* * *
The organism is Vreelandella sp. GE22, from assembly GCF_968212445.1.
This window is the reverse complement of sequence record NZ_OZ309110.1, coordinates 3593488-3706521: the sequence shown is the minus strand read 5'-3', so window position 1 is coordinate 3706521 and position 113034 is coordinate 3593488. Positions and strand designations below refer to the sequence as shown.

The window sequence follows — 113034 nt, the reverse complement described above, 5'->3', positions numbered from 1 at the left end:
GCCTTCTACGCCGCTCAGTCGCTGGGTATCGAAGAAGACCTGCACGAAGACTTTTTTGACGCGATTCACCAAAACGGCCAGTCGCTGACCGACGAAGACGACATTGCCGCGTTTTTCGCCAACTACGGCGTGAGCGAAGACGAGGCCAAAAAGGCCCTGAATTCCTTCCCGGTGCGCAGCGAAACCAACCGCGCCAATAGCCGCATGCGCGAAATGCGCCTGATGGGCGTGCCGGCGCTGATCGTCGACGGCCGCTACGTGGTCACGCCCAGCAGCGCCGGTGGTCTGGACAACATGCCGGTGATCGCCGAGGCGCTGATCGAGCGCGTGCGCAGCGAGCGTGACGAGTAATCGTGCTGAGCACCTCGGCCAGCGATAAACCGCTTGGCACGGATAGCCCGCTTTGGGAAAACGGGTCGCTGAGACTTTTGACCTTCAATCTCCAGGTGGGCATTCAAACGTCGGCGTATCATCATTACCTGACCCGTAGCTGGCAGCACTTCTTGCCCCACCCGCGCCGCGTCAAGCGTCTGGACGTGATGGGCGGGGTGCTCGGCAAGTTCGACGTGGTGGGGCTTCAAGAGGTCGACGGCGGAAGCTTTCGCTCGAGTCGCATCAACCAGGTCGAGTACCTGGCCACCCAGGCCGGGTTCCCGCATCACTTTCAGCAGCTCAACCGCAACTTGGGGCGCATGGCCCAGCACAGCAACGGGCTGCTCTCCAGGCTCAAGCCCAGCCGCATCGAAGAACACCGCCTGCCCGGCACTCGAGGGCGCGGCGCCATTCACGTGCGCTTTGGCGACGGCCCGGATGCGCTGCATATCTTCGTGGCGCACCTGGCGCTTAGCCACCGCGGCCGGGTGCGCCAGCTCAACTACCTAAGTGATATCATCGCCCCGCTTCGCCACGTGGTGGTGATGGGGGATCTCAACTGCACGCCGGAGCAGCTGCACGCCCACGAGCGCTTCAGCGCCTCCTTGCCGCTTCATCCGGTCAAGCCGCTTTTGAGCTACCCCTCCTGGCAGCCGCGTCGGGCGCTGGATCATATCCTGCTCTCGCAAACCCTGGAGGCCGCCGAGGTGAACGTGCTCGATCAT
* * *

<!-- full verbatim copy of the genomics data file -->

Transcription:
The organism is Vreelandella sp. GE22, from assembly GCF_968212445.1.
This window is the reverse complement of sequence record NZ_OZ309110.1, coordinates 3593488-3706521: the sequence shown is the minus strand read 5'-3', so window position 1 is coordinate 3706521 and position 113034 is coordinate 3593488. Positions and strand designations below refer to the sequence as shown.

The window sequence follows — 113034 nt, the reverse complement described above, 5'->3', positions numbered from 1 at the left end:
GCCTTCTACGCCGCTCAGTCGCTGGGTATCGAAGAAGACCTGCACGAAGACTTTTTTGACGCGATTCACCAAAACGGCCAGTCGCTGACCGACGAAGACGACATTGCCGCGTTTTTCGCCAACTACGGCGTGAGCGAAGACGAGGCCAAAAAGGCCCTGAATTCCTTCCCGGTGCGCAGCGAAACCAACCGCGCCAATAGCCGCATGCGCGAAATGCGCCTGATGGGCGTGCCGGCGCTGATCGTCGACGGCCGCTACGTGGTCACGCCCAGCAGCGCCGGTGGTCTGGACAACATGCCGGTGATCGCCGAGGCGCTGATCGAGCGCGTGCGCAGCGAGCGTGACGAGTAATCGTGCTGAGCACCTCGGCCAGCGATAAACCGCTTGGCACGGATAGCCCGCTTTGGGAAAACGGGTCGCTGAGACTTTTGACCTTCAATCTCCAGGTGGGCATTCAAACGTCGGCGTATCATCATTACCTGACCCGTAGCTGGCAGCACTTCTTGCCCCACCCGCGCCGCGTCAAGCGTCTGGACGTGATGGGCGGGGTGCTCGGCAAGTTCGACGTGGTGGGGCTTCAAGAGGTCGACGGCGGAAGCTTTCGCTCGAGTCGCATCAACCAGGTCGAGTACCTGGCCACCCAGGCCGGGTTCCCGCATCACTTTCAGCAGCTCAACCGCAACTTGGGGCGCATGGCCCAGCACAGCAACGGGCTGCTCTCCAGGCTCAAGCCCAGCCGCATCGAAGAACACCGCCTGCCCGGCACTCGAGGGCGCGGCGCCATTCACGTGCGCTTTGGCGACGGCCCGGATGCGCTGCATATCTTCGTGGCGCACCTGGCGCTTAGCCACCGCGGCCGGGTGCGCCAGCTCAACTACCTAAGTGATATCATCGCCCCGCTTCGCCACGTGGTGGTGATGGGGGATCTCAACTGCACGCCGGAGCAGCTGCACGCCCACGAGCGCTTCAGCGCCTCCTTGCCGCTTCATCCGGTCAAGCCGCTTTTGAGCTACCCCTCCTGGCAGCCGCGTCGGGCGCTGGATCATATCCTGCTCTCGCAAACCCTGGAGGCCGCCGAGGTGAACGTGCTCGATCAT